For many row crop farmers, the blush is off the rose.
For the past 60 or 70 years farmers have seen a long parade of new technologies and materials guaranteed to make their profession more productive and less laborious. Production per acre and per man hour has increased dramatically. Very little attention, by either the universities or by the ag press, was paid to factors other than production. Profitability was seldom included in the sales pitches promoting new methods and materials. Increased productivity was and still is widely believed to automatically bring about improved profitability.
The advent of affordable mechanized farm equipment made frequent tillage feasible and so allowed the growth of the practice of "clean tillage" which could control "moisture-stealing" weeds and produce a "fine" seedbed free of crop residue and easy to plant.
High-analysis fertilizers, chemical weed control, and powerful new insecticides and fungicides all contributed to large gains in productivity. They also contributed to very large increases in the amount of money farmers routinely put at risk to buy these inputs. It is not uncommon today to see farmers spend as much money to put in a crop as it would have taken to buy the farm not terribly long ago.
The fiscal risk is easy enough to see but all of these practices also carry a cost that is harder to valuate. They all cause a decrease in the biological capital, which is the health of the soil-plant-animal complex of cropland. As biological capital was used up, the need for inputs increased and fiscal profitability became ever harder to achieve.
The combination of higher risk, both monetary and agronomic, has increased numbers of farmers looking seriously at converting cropland to pasture. To me this is a good thing. Properly managed pasture is a completely feasible way to produce profit while improving the health of the land; the gross income may be less but the net income -- even if we don't count biological gains -- often will be higher.
The operative phrase is "properly managed." For pasture to compete with cultivated crops, financially, an understanding of what is required to produce and maintain profitable pasture is critical. Much of the production of modern industrial-style agriculture, including that practiced on pasture, has come at the expense of soil health and biodiversity.
The place to start in regenerating healthy grassland is to look at the physical, biologic and chemical state of most of our cropland. Much of the land that has been in cultivation will have poor physical structure, both on the surface and at depth. Its abilities to take in and store both water and air are limited and internal drainage is poor. These soils will have a majority of the mineral nutrients present as one of two forms:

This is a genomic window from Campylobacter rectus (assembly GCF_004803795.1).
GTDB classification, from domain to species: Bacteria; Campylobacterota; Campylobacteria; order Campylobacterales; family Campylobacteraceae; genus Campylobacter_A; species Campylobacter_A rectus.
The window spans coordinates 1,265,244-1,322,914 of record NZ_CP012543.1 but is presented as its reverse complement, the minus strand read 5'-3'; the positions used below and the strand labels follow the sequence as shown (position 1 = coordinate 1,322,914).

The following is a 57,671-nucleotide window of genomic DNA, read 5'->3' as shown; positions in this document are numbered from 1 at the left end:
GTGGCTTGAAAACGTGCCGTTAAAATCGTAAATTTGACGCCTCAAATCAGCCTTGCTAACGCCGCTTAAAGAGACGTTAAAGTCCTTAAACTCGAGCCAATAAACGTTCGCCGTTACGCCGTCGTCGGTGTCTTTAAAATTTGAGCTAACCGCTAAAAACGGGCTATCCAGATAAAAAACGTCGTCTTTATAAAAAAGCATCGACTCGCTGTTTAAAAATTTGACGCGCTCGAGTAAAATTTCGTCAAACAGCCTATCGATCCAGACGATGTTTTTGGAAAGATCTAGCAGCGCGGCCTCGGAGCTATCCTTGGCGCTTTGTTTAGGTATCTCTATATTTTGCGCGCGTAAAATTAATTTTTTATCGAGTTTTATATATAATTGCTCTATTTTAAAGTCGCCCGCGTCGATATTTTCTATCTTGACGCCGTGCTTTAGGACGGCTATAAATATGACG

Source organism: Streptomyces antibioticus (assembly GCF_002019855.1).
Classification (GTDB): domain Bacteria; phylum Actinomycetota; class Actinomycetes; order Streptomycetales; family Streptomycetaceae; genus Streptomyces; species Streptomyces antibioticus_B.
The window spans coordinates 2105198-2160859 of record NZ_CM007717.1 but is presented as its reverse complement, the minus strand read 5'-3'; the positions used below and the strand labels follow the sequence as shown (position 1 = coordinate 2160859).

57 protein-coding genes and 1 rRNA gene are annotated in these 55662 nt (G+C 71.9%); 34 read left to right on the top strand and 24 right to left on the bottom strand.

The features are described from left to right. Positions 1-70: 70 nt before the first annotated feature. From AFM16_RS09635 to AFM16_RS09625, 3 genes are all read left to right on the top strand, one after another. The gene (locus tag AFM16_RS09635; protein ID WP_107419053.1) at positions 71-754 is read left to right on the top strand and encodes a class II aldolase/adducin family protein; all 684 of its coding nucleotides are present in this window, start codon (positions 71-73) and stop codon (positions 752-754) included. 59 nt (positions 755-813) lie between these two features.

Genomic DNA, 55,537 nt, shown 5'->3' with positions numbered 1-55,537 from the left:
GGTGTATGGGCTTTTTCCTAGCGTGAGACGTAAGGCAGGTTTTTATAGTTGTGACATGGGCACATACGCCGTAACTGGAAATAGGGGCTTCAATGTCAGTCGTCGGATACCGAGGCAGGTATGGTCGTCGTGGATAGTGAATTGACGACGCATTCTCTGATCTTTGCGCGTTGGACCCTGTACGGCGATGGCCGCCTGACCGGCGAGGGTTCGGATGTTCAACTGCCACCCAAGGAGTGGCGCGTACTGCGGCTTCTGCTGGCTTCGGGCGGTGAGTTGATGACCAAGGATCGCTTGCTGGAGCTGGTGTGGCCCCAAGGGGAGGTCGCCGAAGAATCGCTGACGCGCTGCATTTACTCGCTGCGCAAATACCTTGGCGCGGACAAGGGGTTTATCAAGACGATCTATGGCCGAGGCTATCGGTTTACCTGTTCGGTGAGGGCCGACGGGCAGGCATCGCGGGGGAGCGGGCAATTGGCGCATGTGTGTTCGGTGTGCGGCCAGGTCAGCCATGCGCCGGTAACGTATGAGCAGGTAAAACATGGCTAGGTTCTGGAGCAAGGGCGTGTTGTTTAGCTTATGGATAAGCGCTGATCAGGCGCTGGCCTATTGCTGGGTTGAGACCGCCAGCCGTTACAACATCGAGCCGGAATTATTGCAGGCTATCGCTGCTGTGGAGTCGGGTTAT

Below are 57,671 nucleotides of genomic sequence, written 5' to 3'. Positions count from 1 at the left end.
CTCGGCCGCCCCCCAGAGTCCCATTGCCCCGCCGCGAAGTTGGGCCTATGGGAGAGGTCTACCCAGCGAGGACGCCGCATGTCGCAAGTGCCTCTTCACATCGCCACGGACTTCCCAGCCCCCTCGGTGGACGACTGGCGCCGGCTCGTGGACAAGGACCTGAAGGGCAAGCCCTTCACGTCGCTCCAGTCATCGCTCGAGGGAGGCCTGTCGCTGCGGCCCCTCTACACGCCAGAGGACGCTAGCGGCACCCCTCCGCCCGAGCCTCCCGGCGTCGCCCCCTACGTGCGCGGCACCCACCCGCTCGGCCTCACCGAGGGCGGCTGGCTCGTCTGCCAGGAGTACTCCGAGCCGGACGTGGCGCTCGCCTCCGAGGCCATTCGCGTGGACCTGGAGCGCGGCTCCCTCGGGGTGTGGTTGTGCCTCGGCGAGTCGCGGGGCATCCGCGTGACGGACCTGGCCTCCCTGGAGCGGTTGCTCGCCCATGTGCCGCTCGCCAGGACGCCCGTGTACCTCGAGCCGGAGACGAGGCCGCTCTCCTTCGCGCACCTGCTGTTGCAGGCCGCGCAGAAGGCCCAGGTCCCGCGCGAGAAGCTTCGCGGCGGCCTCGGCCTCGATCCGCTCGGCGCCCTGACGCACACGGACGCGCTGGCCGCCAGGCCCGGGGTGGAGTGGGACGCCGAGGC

1. Highly reactive (chemical fertilizer) and thus subject to loss by leaching.
2. Non reactive and thus not available to plants.
High amounts of reactive fertilizers are toxic or adverse to most kinds of soil life. Long-cultivated soil will have low organic matter content and thus low amounts of soil life. Most of the highly productive perennial native forage plants we would like to see in pasture rely on beneficial relationships with soil life and are at a distinct disadvantage to low seral plants (weeds) when soil life is lacking. This relationship is so important to high-seral forage plants, which require good growing conditions, that they contribute much of the carbohydrate they manufacture by photosynthesis to soil life as root exudates. Planting high-seral plants into the degraded conditions found in most cultivated soils is not apt to yield good results.
I have seen recommendations from academia suggesting that native grasses be planted and managed just as you would a corn crop: Put down highly available fertilizers as per soil test, till up a clean fine seedbed, and use herbicides to control weeds. All of these practices will work against building the conditions needed in a healthy grassland.
I would suggest instead that the regeneration process be started by halting tillage, acid-salt fertilizers, and pesticides of all kinds. Plant a wide variety of warm- and cool-season plants: legumes, low-seral grasses, and forage forbs and utilize this sward with livestock. Grazing at high stock density will speed up the process tremendously. As life comes back to the soil, we can think about adding the high-seral plants.